For those who wish to open their minds to science and what it has to say about much that goes in this beautiful, yet sometimes dark world of ours, this is the book for you.Read more ›
My buddy kept ranting and raving about this book almost in the same way that I am about to convey in this brief recommendation. For months he told me I should pick it up. He's been pedaling it to everyone he considers close to him, or merely to those who have even a vague interest in science or comprehension of the world around them.
I'm 20 years old. A sophomore in college. In a reflection toward how much I THINK I know, or knew rather, I have come to discover just how insignificant my "knowledge" is.
To be blunt: This book is as much an exceptionally incredible gift as it is a curse to self reflection, rational thought, and skepticism.
I've been tortured by the countless internal monologues, views, and arguments spawning from numerous points the author presents in this text. You can't help but think about how it pertains to YOU. What do you think? What do I think?
I think where I am now, or where I was more specifically, is nowhere near where I want to be.
I'm not even into science. I'm a history major. It doesn't matter. You cannot read this book from cover to cover, without getting caught up in Sagan's passion. It's not just about science. It's not just about philosophy. Or knowledge. Or history.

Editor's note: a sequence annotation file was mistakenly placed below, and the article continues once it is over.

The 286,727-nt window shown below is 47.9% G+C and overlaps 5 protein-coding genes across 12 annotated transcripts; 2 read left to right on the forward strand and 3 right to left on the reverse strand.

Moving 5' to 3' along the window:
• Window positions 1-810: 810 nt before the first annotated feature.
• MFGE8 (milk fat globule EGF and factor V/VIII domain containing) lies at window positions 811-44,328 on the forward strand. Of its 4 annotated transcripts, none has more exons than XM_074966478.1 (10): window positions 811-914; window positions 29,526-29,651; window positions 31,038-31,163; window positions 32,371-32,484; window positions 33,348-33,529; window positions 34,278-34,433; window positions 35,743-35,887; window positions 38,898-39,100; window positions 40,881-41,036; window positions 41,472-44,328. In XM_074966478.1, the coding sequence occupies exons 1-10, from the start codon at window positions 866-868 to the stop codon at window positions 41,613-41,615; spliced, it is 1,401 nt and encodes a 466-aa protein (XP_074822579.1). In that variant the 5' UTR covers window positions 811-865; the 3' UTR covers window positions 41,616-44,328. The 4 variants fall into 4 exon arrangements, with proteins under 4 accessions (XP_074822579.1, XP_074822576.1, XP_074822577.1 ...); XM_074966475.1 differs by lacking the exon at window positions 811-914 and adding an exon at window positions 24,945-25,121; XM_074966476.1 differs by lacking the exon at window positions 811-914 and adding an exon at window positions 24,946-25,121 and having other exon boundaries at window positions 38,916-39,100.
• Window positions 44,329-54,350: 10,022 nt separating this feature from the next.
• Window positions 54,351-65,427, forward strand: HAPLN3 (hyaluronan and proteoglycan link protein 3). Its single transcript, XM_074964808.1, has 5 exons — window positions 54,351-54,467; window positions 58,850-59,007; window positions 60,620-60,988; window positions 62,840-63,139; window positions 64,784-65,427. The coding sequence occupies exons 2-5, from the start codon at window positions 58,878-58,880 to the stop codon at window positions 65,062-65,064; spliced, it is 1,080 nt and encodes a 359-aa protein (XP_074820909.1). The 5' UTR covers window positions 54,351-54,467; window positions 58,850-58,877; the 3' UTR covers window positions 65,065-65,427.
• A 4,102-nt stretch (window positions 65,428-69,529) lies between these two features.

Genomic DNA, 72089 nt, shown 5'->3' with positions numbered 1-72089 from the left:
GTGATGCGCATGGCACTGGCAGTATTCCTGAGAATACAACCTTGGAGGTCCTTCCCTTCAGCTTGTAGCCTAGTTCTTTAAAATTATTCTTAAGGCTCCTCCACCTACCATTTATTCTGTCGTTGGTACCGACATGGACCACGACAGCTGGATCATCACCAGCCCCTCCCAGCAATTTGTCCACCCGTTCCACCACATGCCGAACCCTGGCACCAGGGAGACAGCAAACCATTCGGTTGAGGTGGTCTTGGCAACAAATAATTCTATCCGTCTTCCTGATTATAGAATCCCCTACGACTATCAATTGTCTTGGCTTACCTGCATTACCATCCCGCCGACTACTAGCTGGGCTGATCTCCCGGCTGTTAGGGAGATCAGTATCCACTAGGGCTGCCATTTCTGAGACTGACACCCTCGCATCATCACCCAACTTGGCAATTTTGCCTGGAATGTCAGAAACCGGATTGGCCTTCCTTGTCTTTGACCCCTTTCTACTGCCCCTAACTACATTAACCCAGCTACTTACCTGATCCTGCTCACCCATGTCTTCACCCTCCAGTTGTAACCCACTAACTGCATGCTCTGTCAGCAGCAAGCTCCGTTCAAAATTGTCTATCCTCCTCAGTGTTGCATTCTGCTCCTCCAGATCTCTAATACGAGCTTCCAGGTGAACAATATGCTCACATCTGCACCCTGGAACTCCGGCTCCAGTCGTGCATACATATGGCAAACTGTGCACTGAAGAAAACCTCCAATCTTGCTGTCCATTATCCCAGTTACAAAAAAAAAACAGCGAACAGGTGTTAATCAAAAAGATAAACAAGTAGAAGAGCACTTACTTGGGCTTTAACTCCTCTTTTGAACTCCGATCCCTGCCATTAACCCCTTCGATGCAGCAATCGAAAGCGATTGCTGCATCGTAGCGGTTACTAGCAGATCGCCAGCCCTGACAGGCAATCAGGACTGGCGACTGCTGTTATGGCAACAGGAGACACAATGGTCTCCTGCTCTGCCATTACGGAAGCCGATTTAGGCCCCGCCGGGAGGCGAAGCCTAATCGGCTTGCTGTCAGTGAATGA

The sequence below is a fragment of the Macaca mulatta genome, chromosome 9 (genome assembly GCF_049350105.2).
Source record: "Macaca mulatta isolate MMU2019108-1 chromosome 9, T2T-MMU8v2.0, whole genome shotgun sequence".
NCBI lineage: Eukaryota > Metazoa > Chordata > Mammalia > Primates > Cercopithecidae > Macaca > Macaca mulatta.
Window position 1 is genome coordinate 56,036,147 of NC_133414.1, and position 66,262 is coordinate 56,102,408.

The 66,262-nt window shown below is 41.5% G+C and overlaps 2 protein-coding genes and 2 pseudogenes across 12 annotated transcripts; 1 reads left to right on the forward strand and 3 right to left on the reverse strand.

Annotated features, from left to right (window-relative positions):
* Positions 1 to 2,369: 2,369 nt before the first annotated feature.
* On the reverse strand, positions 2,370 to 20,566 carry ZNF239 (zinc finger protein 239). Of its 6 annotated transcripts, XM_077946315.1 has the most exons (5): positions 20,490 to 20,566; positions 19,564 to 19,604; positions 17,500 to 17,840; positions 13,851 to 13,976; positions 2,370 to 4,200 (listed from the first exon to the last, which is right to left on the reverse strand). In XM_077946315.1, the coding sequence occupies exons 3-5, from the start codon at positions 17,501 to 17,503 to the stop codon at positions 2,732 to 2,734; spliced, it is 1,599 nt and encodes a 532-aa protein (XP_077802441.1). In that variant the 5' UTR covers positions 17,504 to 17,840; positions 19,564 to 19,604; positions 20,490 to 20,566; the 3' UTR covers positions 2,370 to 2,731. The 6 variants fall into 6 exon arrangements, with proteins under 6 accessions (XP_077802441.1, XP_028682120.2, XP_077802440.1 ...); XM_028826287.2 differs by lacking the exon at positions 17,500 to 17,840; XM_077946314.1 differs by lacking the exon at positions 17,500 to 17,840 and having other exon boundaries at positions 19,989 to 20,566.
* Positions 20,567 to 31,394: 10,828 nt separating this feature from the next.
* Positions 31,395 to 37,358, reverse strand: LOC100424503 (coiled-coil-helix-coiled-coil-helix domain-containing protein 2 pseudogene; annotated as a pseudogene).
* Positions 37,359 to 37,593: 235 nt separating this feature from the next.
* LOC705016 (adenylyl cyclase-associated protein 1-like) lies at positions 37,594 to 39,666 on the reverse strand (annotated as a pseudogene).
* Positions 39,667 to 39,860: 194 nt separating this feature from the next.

His opinion may vary from yours. In fact, it probably will. He may present views or arguments you choose not to acknowledge or agree with. Once again, it doesn't matter. It is precisely these elements that continually compel me to learn more about who I am and what I think of the world around me.
If I had to choose one book for any of my friends to read from start to finish, this would be the one. So I guess now it's my turn to start pedaling this book to others who might want to enlighten themselves.
And I guess this is my way of doing it.
You're already here. What more do you need to know?
Most Recent Customer Reviews
Sagan is a dang genius. Just love the writing style and in your face attitude. Reads as if to say,"this is my opinion, mind you is quite educated, and you don't have to agree... Read morePublished 6 days ago by Amazon Customer
Good and informative book. A little repetitive about UFOs, though.Published 1 month ago by Jose Hipolito
Logical thinking in a nutshell. Some zealots (not necessarily religious ones) may get offendedPublished 1 month ago by Luis Palomera
What can I say? It's Sagan. Anything Sagan is brilliant, and this is particularly inspiring (and terrifying).Published 2 months ago by J. M. Bradshaw
If you have never had the pleasure of reading a book by Carl Sagan, this is a great one to start with. Read morePublished 3 months ago by Joseph Tripoli